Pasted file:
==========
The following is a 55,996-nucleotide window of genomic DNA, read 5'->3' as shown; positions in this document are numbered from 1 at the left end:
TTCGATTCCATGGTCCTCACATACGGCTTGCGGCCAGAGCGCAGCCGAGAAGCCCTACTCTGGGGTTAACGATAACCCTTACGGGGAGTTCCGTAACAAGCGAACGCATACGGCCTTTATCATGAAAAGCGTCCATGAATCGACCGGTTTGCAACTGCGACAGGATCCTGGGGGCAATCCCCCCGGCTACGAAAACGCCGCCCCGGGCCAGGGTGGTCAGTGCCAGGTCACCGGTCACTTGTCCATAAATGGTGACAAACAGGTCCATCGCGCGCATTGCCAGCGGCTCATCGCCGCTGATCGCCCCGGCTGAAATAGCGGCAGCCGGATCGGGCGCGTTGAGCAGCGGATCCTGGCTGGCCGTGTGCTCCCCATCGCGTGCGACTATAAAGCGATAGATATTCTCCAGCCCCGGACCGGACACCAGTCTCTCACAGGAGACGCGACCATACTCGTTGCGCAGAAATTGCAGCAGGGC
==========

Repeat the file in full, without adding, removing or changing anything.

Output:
The following is a 55,996-nucleotide window of genomic DNA, read 5'->3' as shown; positions in this document are numbered from 1 at the left end:
TTCGATTCCATGGTCCTCACATACGGCTTGCGGCCAGAGCGCAGCCGAGAAGCCCTACTCTGGGGTTAACGATAACCCTTACGGGGAGTTCCGTAACAAGCGAACGCATACGGCCTTTATCATGAAAAGCGTCCATGAATCGACCGGTTTGCAACTGCGACAGGATCCTGGGGGCAATCCCCCCGGCTACGAAAACGCCGCCCCGGGCCAGGGTGGTCAGTGCCAGGTCACCGGTCACTTGTCCATAAATGGTGACAAACAGGTCCATCGCGCGCATTGCCAGCGGCTCATCGCCGCTGATCGCCCCGGCTGAAATAGCGGCAGCCGGATCGGGCGCGTTGAGCAGCGGATCCTGGCTGGCCGTGTGCTCCCCATCGCGTGCGACTATAAAGCGATAGATATTCTCCAGCCCCGGACCGGACACCAGTCTCTCACAGGAGACGCGACCATACTCGTTGCGCAGAAATTGCAGCAGGGC